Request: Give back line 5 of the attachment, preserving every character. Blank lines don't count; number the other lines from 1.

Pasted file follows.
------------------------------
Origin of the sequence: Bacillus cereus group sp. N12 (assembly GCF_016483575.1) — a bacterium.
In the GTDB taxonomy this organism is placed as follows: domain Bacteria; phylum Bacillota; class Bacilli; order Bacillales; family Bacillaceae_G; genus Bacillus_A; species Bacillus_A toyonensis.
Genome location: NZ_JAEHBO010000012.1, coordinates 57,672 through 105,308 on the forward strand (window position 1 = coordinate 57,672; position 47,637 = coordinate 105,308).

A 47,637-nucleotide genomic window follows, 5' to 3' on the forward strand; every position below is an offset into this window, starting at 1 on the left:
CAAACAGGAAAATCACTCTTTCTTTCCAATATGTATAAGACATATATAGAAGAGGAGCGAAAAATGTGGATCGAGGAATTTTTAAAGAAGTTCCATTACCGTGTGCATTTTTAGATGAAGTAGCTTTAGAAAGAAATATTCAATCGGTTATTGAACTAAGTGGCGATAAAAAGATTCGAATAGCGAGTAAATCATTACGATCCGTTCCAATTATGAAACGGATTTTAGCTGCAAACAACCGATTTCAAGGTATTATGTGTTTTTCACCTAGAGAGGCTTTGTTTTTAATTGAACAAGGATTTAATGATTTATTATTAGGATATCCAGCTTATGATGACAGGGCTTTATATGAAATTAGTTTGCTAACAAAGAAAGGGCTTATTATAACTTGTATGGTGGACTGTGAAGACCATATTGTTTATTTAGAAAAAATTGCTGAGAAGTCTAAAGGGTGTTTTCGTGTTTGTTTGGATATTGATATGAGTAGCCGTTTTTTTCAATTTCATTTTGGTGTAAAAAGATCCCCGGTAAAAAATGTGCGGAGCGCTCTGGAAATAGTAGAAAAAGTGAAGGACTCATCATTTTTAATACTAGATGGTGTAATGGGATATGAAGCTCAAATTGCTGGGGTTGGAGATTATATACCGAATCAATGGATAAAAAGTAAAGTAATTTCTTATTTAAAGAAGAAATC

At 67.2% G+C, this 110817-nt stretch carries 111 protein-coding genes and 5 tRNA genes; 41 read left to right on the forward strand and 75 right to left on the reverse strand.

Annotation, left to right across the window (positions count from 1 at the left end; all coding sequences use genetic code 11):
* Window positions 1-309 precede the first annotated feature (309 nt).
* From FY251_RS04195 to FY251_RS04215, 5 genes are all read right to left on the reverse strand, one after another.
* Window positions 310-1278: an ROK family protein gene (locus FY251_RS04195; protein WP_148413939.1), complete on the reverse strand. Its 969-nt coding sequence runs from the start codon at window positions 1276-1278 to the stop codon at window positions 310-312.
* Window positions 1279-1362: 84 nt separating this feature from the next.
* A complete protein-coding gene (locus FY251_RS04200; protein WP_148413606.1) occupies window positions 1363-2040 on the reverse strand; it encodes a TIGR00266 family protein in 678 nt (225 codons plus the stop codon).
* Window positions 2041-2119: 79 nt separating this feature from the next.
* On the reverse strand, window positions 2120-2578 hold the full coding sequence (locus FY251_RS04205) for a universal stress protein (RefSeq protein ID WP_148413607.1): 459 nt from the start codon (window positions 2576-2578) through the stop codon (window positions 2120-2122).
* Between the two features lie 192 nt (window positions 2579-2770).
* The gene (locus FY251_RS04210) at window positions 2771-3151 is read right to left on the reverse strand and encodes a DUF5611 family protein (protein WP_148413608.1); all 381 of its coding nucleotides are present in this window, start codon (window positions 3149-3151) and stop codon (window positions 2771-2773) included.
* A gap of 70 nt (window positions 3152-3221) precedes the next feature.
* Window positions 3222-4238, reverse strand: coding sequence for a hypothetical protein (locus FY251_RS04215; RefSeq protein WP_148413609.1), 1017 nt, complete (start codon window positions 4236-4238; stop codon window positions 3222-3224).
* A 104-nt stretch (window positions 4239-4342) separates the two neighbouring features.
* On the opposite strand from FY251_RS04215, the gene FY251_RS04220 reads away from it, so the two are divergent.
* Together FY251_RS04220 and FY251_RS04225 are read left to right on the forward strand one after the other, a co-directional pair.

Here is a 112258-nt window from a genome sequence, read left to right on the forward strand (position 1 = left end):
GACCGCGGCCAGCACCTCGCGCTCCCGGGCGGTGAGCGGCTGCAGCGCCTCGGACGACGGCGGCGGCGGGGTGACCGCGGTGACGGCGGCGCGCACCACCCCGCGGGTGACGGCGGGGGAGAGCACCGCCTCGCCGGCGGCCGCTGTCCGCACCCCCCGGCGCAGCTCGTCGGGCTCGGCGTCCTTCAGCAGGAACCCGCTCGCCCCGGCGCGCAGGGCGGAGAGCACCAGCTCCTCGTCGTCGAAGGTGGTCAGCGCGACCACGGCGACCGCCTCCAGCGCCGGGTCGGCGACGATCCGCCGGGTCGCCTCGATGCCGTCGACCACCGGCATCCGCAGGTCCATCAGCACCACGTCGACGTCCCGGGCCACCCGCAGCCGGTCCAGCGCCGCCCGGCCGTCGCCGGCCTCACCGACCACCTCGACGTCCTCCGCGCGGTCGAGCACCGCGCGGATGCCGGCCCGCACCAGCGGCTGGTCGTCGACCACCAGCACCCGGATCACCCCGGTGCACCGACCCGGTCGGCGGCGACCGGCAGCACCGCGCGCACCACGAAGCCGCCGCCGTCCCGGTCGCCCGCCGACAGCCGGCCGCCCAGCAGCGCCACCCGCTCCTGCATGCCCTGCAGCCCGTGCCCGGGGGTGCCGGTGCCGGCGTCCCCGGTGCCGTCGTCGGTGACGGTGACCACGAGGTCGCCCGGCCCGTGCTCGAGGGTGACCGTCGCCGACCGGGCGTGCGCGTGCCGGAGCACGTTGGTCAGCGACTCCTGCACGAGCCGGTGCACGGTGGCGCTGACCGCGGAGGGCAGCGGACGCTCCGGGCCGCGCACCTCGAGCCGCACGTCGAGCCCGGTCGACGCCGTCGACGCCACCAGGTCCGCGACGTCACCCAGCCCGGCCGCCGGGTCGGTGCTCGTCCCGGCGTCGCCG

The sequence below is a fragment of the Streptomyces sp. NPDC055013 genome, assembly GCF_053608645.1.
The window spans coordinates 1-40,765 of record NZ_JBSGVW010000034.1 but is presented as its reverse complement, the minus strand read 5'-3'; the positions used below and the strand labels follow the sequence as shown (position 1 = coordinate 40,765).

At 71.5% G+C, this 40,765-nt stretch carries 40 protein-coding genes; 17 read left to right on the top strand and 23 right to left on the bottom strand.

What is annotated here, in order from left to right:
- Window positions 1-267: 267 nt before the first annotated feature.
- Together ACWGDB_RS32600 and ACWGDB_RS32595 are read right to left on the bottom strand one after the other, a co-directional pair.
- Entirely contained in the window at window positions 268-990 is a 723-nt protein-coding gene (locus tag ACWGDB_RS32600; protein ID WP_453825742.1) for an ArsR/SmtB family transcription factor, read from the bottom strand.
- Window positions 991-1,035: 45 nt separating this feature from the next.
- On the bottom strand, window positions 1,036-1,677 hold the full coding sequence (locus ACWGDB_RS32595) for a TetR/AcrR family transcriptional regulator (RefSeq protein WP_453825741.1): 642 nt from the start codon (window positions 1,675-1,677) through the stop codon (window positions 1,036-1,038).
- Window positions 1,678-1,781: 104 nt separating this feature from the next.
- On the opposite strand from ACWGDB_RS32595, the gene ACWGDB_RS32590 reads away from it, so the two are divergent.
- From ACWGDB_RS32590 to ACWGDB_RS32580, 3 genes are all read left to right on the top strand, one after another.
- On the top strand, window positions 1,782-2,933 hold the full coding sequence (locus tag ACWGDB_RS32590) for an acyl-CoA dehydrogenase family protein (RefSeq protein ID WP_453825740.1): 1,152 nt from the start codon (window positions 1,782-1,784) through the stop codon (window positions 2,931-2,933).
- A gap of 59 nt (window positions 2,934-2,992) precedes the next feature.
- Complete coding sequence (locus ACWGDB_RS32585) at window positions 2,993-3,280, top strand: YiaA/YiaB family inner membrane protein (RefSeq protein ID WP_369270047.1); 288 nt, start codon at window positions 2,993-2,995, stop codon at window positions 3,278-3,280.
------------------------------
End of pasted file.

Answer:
CAAACAGGAAAATCACTCTTTCTTTCCAATATGTATAAGACATATATAGAAGAGGAGCGAAAAATGTGGATCGAGGAATTTTTAAAGAAGTTCCATTACCGTGTGCATTTTTAGATGAAGTAGCTTTAGAAAGAAATATTCAATCGGTTATTGAACTAAGTGGCGATAAAAAGATTCGAATAGCGAGTAAATCATTACGATCCGTTCCAATTATGAAACGGATTTTAGCTGCAAACAACCGATTTCAAGGTATTATGTGTTTTTCACCTAGAGAGGCTTTGTTTTTAATTGAACAAGGATTTAATGATTTATTATTAGGATATCCAGCTTATGATGACAGGGCTTTATATGAAATTAGTTTGCTAACAAAGAAAGGGCTTATTATAACTTGTATGGTGGACTGTGAAGACCATATTGTTTATTTAGAAAAAATTGCTGAGAAGTCTAAAGGGTGTTTTCGTGTTTGTTTGGATATTGATATGAGTAGCCGTTTTTTTCAATTTCATTTTGGTGTAAAAAGATCCCCGGTAAAAAATGTGCGGAGCGCTCTGGAAATAGTAGAAAAAGTGAAGGACTCATCATTTTTAATACTAGATGGTGTAATGGGATATGAAGCTCAAATTGCTGGGGTTGGAGATTATATACCGAATCAATGGATAAAAAGTAAAGTAATTTCTTATTTAAAGAAGAAATC